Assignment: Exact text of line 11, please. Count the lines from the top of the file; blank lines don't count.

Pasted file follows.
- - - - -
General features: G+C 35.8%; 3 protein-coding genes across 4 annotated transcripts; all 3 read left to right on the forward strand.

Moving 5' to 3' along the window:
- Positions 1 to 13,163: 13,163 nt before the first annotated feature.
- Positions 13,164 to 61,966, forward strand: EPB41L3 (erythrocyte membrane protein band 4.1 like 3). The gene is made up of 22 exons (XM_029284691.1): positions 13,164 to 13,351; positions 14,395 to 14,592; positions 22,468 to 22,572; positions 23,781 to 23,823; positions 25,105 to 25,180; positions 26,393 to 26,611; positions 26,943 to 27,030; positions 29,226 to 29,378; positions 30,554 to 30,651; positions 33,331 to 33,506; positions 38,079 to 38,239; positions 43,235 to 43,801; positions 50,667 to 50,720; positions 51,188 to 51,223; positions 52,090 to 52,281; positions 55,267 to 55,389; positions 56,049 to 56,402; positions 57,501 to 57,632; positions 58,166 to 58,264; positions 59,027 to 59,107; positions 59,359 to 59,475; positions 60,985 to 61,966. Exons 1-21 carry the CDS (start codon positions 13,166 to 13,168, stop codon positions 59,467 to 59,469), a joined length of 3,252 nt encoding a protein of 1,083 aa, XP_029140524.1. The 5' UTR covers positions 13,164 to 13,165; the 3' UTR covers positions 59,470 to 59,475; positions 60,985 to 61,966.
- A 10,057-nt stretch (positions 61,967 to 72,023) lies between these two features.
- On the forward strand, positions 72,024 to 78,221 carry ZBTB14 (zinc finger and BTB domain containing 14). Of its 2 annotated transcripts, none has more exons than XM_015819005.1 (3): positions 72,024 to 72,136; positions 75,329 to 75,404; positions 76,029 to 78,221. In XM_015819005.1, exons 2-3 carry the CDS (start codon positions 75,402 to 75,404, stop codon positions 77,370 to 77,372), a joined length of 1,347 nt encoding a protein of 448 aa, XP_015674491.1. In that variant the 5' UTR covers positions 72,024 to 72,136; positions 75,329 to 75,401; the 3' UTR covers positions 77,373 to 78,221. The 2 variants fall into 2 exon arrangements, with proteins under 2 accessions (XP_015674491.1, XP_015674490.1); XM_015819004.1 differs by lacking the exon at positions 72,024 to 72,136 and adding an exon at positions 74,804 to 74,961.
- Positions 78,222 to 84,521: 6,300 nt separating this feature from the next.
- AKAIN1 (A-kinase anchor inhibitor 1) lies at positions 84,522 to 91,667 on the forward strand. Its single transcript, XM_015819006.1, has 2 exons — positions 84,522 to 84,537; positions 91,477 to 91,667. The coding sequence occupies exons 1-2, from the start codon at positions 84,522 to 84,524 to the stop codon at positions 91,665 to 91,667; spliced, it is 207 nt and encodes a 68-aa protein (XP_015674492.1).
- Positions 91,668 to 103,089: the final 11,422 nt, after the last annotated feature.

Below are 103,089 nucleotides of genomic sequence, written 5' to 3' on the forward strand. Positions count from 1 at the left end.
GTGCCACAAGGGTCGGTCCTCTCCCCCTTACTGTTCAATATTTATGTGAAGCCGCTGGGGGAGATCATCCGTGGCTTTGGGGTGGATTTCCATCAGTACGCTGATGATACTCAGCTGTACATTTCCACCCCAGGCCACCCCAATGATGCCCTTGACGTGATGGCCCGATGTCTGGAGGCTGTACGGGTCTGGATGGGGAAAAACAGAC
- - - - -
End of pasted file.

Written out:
GTGCCACAAGGGTCGGTCCTCTCCCCCTTACTGTTCAATATTTATGTGAAGCCGCTGGGGGAGATCATCCGTGGCTTTGGGGTGGATTTCCATCAGTACGCTGATGATACTCAGCTGTACATTTCCACCCCAGGCCACCCCAATGATGCCCTTGACGTGATGGCCCGATGTCTGGAGGCTGTACGGGTCTGGATGGGGAAAAACAGAC